Glitchr’s tweet art is a stark visual expression of this process: it mobilizes Unicode encodings to alter the text space of his Twitter account by creating text-based shapes and architectural doodles.
Figure 1 Glitch art featured on Glitchr’s Tweet deck depicting a lightning bolt with shapes in Unicode
Source: Twitter, 2014
Consequently, Glitchr’s principal aesthetic intervention is to use social media’s coding languages to alter its architecture via the digital rendering of text, even if only briefly.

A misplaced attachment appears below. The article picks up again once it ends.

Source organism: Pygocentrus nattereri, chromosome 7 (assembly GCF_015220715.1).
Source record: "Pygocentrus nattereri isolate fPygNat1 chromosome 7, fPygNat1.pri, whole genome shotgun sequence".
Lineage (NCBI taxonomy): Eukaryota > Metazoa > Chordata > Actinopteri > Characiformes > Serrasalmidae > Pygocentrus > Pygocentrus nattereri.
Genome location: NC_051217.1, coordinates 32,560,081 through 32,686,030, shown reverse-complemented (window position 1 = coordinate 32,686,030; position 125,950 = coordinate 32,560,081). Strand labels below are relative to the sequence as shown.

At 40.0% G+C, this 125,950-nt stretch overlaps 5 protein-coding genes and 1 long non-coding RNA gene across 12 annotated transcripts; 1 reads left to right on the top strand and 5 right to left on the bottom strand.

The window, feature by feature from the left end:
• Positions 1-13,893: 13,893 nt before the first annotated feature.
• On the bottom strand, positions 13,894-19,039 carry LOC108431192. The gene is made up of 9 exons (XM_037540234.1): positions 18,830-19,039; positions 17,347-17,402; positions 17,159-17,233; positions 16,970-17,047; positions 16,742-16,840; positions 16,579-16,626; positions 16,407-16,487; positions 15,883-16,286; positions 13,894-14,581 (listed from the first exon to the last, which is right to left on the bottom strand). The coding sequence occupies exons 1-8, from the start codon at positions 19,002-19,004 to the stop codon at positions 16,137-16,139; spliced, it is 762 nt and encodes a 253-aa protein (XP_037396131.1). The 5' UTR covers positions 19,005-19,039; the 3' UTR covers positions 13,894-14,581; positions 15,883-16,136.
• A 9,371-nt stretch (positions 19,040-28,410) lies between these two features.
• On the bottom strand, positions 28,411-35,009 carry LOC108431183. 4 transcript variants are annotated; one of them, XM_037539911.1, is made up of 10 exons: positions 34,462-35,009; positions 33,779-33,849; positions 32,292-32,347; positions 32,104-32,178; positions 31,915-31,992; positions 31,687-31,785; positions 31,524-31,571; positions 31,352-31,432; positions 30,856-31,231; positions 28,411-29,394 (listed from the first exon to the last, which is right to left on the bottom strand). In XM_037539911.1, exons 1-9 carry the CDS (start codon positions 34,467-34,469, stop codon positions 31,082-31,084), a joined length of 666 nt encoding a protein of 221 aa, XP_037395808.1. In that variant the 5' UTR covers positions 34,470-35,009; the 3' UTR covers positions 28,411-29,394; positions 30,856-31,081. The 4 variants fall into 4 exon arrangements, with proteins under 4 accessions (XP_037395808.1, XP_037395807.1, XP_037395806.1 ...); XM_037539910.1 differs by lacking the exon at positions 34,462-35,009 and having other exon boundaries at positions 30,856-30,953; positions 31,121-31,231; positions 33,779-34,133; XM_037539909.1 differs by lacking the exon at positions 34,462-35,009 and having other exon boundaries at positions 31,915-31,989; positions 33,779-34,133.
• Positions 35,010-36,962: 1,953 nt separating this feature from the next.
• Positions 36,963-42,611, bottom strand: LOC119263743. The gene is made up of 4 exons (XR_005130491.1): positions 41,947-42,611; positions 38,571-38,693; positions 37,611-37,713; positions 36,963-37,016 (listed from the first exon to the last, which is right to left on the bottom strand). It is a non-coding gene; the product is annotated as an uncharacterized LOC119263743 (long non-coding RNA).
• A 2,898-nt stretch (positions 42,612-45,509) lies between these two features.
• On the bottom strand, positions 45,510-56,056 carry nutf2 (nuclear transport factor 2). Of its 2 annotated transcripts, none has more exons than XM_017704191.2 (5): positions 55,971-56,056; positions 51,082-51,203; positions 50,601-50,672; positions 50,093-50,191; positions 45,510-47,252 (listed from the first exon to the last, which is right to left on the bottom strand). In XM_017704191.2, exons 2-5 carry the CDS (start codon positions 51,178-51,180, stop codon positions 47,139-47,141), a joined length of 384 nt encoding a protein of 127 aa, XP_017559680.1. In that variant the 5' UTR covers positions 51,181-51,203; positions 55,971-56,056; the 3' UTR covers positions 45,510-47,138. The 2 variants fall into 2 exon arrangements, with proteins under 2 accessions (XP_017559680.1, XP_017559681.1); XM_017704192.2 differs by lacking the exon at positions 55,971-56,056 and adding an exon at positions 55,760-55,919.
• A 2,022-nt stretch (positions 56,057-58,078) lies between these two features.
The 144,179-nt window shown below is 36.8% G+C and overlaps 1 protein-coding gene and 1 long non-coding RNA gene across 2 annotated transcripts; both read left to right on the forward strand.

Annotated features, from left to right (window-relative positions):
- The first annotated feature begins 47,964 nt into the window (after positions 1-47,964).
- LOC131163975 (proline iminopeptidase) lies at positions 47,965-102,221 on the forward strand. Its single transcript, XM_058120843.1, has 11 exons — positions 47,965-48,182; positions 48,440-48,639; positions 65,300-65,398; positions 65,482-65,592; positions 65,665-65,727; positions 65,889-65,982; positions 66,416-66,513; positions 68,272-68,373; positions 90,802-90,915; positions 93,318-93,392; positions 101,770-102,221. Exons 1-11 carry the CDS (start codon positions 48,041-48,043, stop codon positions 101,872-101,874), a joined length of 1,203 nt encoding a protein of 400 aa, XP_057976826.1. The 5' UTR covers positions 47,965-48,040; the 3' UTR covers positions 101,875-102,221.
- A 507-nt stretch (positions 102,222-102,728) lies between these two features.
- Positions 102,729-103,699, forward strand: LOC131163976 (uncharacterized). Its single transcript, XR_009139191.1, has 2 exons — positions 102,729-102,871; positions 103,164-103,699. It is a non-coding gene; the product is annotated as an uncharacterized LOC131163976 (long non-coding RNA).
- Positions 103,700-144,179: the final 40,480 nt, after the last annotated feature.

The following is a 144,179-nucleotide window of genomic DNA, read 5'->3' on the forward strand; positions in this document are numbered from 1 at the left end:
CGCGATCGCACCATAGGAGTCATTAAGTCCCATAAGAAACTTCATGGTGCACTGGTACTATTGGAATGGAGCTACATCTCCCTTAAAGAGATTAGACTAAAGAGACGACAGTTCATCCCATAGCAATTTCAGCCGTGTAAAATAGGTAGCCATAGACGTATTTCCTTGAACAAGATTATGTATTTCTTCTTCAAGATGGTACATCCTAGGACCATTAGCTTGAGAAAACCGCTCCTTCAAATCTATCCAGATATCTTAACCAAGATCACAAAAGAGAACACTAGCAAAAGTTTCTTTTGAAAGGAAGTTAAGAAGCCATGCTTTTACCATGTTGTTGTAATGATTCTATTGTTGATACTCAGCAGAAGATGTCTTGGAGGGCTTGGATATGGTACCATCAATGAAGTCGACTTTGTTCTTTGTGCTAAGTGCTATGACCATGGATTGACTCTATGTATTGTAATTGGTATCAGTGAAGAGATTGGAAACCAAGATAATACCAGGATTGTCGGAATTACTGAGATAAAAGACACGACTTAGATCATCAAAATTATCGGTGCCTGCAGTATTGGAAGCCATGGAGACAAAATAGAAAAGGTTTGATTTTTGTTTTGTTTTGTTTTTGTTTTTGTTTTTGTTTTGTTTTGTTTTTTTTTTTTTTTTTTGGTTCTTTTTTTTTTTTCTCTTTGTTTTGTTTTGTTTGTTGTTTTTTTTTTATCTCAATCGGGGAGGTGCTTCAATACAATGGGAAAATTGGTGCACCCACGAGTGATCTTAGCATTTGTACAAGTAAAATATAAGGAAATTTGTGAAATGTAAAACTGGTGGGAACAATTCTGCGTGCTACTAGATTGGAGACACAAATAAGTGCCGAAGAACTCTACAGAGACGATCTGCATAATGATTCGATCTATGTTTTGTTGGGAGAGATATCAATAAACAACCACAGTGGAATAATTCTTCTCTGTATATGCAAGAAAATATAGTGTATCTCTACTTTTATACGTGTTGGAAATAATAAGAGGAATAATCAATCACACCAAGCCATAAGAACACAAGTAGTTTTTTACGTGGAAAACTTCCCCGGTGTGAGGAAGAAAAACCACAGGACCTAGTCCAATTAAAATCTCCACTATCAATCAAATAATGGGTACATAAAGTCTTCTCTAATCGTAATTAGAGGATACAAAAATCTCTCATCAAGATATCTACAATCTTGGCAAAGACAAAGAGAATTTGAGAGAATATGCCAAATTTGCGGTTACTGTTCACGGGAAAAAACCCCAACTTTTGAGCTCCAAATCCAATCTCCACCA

The takeaway here is that if we are to think glitch art as an intervention in CCS, then text-based glitch art calls into question what we mean when we talk about language in and of a digital milieu. This is precisely what Rosa Menkman proclaims in her Glitch Studies Manifesto: [SLIDE] “Once the glitch is understood as an alternative way of representation or a new language, its tipping point has passed and the essence of its glitch-being is vanished. The glitch is no longer an art of rejection, but a shape or appearance that is reorganized as a novel form (of art).” The language of the glitch aesthetic to which Menkman refers is difficult to pin down. Certainly, it carries with it a technical vocabulary that is associated with various coding languages, hardware, and software. Moreover, the art form’s relation to code and the technologies that manifest it complicate any order, command, or representative set of characters that would form a universal ‘glitch grammar.’ In the instances of glitch art’s visual representation, code is the art form’s double, so to speak; code is what manifests glitch art in digital landscapes as glitch art often exposes the presence of ‘code switching’ that brings it into being. However, Menkman’s claim to understanding the art form as a language itself is far more tenuous than these techno-linguistic aspects of the medium. Certainly, the viewer cannot simply understand glitch art as one would a natural language with an alphabet and established syntax. Nor is it a coding language with similar characteristics. The visual representation of glitch art often intervenes at multiple levels of articulation: in the architecture of a website, in the compositional elements of an image, and in the organization and design of text by the coding languages that manifest them. Where the linguistic and spatial elements of glitch art are broadly articulated, then, the medium must be understood on at least two overlapping registers.